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Amusingly MOSS ...It's funny how difficult some stuff is when it really shouldn't be

Okay, people.  I officially deem it OK to remove someone's geek cred if they put a try block around the entire of a method body.  Furthermore, you get to remove even more geek cred if they just re-throw the error that was caused in the try block.  Here's an example of what I'm talking about:

private void foo()
      // do the foo.
      // do more foo.
      // do the rest of the foo.
   catch (Exception ex)
      throw ex;

Contrary to popular perception, try/catch blocks are not for preventing errors - they are for directing logic flow.  A try/catch block is sometimes treated with special reverence because it revolves around "errors that happen at runtime," and "errors" mean "bugs."  It's an emotional trap everyone falls into - I've even seen project plans that have time allotted for "adding exception handling," as if exception handling were some magic bullet that somehow prevents bugs.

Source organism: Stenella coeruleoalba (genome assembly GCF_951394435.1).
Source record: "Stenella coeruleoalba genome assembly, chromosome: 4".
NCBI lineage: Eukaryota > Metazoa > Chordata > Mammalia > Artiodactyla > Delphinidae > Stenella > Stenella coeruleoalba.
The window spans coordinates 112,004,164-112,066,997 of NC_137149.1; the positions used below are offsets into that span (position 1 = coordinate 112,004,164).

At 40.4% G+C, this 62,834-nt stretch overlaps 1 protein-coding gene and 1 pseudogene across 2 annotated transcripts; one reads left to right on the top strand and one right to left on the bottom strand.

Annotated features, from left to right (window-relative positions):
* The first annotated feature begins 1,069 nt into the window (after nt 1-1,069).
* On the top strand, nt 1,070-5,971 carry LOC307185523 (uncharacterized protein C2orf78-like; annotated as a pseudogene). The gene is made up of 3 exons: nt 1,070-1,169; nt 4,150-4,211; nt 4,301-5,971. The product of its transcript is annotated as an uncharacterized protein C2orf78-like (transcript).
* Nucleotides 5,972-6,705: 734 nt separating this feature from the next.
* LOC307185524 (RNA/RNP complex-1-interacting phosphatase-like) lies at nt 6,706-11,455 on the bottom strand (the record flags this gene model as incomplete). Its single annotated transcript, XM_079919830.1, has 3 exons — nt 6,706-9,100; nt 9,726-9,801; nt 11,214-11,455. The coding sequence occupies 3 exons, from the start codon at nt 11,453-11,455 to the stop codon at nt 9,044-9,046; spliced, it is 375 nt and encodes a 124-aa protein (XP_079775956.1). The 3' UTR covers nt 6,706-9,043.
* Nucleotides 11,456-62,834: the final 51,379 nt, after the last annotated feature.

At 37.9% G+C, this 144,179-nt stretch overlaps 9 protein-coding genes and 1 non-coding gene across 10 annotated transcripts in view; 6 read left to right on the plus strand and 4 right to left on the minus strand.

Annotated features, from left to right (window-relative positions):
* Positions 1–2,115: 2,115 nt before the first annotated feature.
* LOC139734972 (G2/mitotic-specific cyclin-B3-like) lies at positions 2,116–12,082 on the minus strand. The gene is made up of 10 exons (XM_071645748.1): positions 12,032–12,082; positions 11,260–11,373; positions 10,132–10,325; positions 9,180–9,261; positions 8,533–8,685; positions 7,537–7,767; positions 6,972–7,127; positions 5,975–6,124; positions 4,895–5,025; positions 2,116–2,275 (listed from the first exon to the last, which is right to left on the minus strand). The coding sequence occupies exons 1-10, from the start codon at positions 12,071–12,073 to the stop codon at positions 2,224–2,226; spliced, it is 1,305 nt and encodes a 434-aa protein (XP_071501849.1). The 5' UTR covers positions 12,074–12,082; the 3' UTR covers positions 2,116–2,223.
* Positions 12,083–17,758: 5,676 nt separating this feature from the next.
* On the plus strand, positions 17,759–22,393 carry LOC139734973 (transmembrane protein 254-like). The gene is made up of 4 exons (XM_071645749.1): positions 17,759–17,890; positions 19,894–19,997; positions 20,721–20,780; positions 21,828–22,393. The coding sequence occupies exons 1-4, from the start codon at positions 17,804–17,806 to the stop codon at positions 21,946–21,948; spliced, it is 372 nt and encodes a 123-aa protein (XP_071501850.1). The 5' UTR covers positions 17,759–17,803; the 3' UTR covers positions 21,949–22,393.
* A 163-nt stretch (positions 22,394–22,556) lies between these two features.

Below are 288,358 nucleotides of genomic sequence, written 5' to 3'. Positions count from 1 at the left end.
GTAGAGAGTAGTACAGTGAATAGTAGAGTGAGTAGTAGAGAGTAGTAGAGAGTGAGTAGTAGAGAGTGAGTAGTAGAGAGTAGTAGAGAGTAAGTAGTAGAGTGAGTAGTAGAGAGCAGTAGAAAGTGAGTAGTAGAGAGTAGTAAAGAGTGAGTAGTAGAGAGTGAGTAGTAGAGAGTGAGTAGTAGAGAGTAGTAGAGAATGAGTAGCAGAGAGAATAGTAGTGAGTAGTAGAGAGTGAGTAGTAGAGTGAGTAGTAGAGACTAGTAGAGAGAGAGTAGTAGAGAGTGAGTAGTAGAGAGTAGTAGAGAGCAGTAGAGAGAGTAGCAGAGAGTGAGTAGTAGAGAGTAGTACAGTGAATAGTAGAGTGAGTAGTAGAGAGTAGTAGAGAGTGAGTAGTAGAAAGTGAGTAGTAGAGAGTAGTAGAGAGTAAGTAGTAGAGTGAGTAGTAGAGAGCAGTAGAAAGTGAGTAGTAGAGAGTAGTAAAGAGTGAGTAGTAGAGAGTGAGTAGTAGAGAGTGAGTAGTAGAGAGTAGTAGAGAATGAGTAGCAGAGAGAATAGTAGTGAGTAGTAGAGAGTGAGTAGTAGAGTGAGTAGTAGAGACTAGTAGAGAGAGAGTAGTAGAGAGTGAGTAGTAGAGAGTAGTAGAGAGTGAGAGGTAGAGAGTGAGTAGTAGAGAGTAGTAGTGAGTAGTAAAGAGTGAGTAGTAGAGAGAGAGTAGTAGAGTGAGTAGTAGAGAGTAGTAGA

True, when properly implemented, exception handling does reduce the number of "bugs" in the system, but not due to their perceived inherent nature - they reduce bugs the same way adding an "if" construct or a "switch" construct in the correct place will reduce bugs.

It is with this understanding that I believe that try/catch should be treated no differently than any other programming/logic construct.  Would you surround the entire body of a method with an if statement?  If you answered yes, you need to re-think your code.

Here are some rules:


  • Catch only errors for which you plan to take additional action at that point in time.
  • Use a try block only around the code that will cause a fork in logic were an exception to occur.


  • Instance the exception object unless you actually need it.  If catching a type of error is good enough, then don't instance the exception object.
  • Catch errors because you think it will "help out somehow."  Doing so runs the risk of swallowing errors (which make troubleshooting impossible), and adds unnecessary complexity.
  • Re-throw the error that just occurred unless the up-stream code requires it for logging, or any other specific actions.  Re-throwing is expensive, and should be used sparingly.
Posted on Friday, February 27, 2009 2:17 PM Systems Architecture and Design | Back to top

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